1992–2001 Flag of Afghanistan (1992-1996; 2001).svg 1:2 Islamic State of Afghanistan / Northern Alliance The black and green stripes are switched from the previous flag. Also, the Shahadah is written within a logo. This flag, for the first time since 1928, replaced the red color of nationalism and tribalism with the three colors of green, white and black, which were raised by Muslims in the past. The three colors of green white and black can be seen on several Muslim nations' flags. On the bottom part of the logo was written "دا افغانستان اسلامی دولت", Islamic State of Afghanistan.
1996–1997 Flag of Taliban (original).svg 2:3 Islamic Emirate of Afghanistan A plain white flag was flown by the Taliban.
1997–2001 Flag of Taliban.svg 2:3 Islamic Emirate of Afghanistan In 1997 the Taliban added the Shahadah on the flag.
2001–2002 Flag of Afghanistan (2001-2002).svg 1:2 Interim Administration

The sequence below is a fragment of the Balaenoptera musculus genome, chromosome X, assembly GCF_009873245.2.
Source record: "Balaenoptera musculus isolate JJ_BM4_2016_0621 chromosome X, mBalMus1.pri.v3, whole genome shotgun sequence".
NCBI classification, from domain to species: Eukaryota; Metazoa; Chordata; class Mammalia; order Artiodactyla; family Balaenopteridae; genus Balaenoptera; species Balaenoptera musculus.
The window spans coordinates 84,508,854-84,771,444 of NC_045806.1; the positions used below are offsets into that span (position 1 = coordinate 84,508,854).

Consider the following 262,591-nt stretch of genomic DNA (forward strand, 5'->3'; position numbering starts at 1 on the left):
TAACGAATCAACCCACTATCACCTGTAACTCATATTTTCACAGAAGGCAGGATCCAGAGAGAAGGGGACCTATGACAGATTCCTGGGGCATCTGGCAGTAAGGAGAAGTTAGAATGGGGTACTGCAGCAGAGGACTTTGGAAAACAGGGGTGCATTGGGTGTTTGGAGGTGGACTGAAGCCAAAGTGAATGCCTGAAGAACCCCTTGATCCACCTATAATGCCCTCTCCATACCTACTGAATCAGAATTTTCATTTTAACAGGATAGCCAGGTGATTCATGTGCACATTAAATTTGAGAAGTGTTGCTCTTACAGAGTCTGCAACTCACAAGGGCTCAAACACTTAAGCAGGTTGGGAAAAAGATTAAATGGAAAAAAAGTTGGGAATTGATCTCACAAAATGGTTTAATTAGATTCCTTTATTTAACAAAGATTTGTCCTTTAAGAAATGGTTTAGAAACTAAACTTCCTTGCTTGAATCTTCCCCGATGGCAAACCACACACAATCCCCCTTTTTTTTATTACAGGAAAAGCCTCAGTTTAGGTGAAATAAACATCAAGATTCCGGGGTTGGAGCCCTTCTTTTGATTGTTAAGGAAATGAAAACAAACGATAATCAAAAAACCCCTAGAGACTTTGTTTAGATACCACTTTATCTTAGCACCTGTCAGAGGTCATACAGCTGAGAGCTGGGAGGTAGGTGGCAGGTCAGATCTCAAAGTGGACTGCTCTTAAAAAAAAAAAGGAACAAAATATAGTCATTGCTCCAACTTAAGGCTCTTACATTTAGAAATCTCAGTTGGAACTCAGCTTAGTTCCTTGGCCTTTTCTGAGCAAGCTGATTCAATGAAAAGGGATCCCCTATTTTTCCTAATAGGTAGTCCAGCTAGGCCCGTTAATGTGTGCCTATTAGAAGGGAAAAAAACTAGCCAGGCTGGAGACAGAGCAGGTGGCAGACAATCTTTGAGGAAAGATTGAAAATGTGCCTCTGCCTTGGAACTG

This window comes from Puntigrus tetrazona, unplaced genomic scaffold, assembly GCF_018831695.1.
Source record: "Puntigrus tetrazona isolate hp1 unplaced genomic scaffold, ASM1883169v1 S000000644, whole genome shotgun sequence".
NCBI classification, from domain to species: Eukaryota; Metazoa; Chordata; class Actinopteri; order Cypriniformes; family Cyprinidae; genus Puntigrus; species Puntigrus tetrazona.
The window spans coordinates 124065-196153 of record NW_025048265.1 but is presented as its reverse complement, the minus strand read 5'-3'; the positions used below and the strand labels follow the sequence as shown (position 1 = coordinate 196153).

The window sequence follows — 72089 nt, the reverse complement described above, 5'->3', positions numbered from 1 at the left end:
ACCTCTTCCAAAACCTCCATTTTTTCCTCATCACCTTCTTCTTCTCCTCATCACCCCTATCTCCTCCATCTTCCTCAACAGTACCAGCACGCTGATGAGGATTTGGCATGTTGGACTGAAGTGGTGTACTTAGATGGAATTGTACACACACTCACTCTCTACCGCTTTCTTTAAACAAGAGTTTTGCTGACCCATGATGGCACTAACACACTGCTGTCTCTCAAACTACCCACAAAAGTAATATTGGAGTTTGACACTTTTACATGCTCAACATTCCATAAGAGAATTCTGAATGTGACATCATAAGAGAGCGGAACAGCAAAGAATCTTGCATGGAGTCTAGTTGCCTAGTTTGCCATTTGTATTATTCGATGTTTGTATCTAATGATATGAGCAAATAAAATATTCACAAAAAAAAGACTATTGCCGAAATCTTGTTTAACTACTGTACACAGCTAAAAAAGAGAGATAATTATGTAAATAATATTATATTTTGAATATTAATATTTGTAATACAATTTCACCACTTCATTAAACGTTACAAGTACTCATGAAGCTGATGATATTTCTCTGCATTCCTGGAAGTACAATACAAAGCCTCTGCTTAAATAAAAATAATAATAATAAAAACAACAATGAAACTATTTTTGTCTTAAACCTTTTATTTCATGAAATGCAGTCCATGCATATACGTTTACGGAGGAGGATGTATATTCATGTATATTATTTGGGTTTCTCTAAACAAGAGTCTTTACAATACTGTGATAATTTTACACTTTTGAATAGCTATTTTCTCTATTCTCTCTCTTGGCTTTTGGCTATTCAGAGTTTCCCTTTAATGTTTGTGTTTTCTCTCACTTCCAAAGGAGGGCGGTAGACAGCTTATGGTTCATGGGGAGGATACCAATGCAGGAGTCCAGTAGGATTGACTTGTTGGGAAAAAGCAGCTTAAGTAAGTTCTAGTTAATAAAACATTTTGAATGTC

2002–2004 Flag of Afghanistan (2002-2004).svg 1:2 Transitional Administration This flag consists of three vertical stripes of the colors black, red, and green. These colours were present on most of the flags of Afghanistan between the 1920s and 1990s. The center emblem is the classical emblem of Afghanistan with a mosque with its mihrab facing Mecca. This flag is similar to the one flown in Afghanistan during the monarchy between 1930 and 1973. The difference is the addition of the shahadah at the top of the coat-of-arms (seen in white) in the center. It now shows the year ١۲۹٨ (1298), the solar Islamic calendar equivalent of 1919 AD of the Gregorian Calendar, the year of independence from Great Britain. There was an unofficial variation with a gold emblem.
2004–present Flag of Afghanistan.svg 2:3 Islamic Republic of Afghanistan Similar to the previous flag, but a different ratio. "دا افغانستان اسلامی دولت" Islamic State of Afghanistan has been replaced with simply "افغانستان" Afghanistan.

Heads of State flags[edit]

Years of Use Flag Ratio Use Notes
1931–1973 Royal Standard of the King of Afghanistan (1931–1973).svg 2:3 King of Afghanistan Royal Standard of the King of Afghanistan.
2004–present Standard of the President of Afghanistan.svg 2:3 President of Afghanistan Standard of the President of Afghanistan.

See also[edit]

References[edit]

External links[edit]